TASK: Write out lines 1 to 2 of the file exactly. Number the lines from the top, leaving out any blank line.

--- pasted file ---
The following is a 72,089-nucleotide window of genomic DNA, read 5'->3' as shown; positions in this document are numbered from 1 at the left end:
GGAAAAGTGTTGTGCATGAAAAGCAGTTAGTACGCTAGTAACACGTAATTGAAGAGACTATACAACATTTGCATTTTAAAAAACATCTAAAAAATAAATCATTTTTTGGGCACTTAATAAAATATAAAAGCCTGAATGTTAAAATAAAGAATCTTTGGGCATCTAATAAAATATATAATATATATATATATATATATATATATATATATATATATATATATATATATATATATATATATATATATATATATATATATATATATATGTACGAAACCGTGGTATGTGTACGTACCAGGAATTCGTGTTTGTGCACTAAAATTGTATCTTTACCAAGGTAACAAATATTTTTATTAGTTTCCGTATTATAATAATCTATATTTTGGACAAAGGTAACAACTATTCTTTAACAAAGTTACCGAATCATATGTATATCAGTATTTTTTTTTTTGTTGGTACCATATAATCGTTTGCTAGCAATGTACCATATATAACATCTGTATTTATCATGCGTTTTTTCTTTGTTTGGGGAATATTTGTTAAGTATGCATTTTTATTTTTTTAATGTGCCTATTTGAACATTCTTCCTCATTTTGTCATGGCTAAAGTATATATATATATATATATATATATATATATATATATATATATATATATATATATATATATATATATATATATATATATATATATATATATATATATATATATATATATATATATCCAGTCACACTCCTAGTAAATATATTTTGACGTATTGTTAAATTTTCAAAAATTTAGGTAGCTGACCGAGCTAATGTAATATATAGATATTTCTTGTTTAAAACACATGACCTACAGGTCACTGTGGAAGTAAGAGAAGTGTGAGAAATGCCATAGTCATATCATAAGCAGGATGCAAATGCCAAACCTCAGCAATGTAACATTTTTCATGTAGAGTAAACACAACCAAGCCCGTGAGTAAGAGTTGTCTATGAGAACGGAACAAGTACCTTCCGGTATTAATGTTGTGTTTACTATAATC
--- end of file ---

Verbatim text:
The following is a 72,089-nucleotide window of genomic DNA, read 5'->3' as shown; positions in this document are numbered from 1 at the left end:
GGAAAAGTGTTGTGCATGAAAAGCAGTTAGTACGCTAGTAACACGTAATTGAAGAGACTATACAACATTTGCATTTTAAAAAACATCTAAAAAATAAATCATTTTTTGGGCACTTAATAAAATATAAAAGCCTGAATGTTAAAATAAAGAATCTTTGGGCATCTAATAAAATATATAATATATATATATATATATATATATATATATATATATATATATATATATATATATATATATATATATATATATATATATATATATATATGTACGAAACCGTGGTATGTGTACGTACCAGGAATTCGTGTTTGTGCACTAAAATTGTATCTTTACCAAGGTAACAAATATTTTTATTAGTTTCCGTATTATAATAATCTATATTTTGGACAAAGGTAACAACTATTCTTTAACAAAGTTACCGAATCATATGTATATCAGTATTTTTTTTTTTGTTGGTACCATATAATCGTTTGCTAGCAATGTACCATATATAACATCTGTATTTATCATGCGTTTTTTCTTTGTTTGGGGAATATTTGTTAAGTATGCATTTTTATTTTTTTAATGTGCCTATTTGAACATTCTTCCTCATTTTGTCATGGCTAAAGTATATATATATATATATATATATATATATATATATATATATATATATATATATATATATATATATATATATATATATATATATATATATATATATATATATATATATATATATATCCAGTCACACTCCTAGTAAATATATTTTGACGTATTGTTAAATTTTCAAAAATTTAGGTAGCTGACCGAGCTAATGTAATATATAGATATTTCTTGTTTAAAACACATGACCTACAGGTCACTGTGGAAGTAAGAGAAGTGTGAGAAATGCCATAGTCATATCATAAGCAGGATGCAAATGCCAAACCTCAGCAATGTAACATTTTTCATGTAGAGTAAACACAACCAAGCCCGTGAGTAAGAGTTGTCTATGAGAACGGAACAAGTACCTTCCGGTATTAATGTTGTGTTTACTATAATC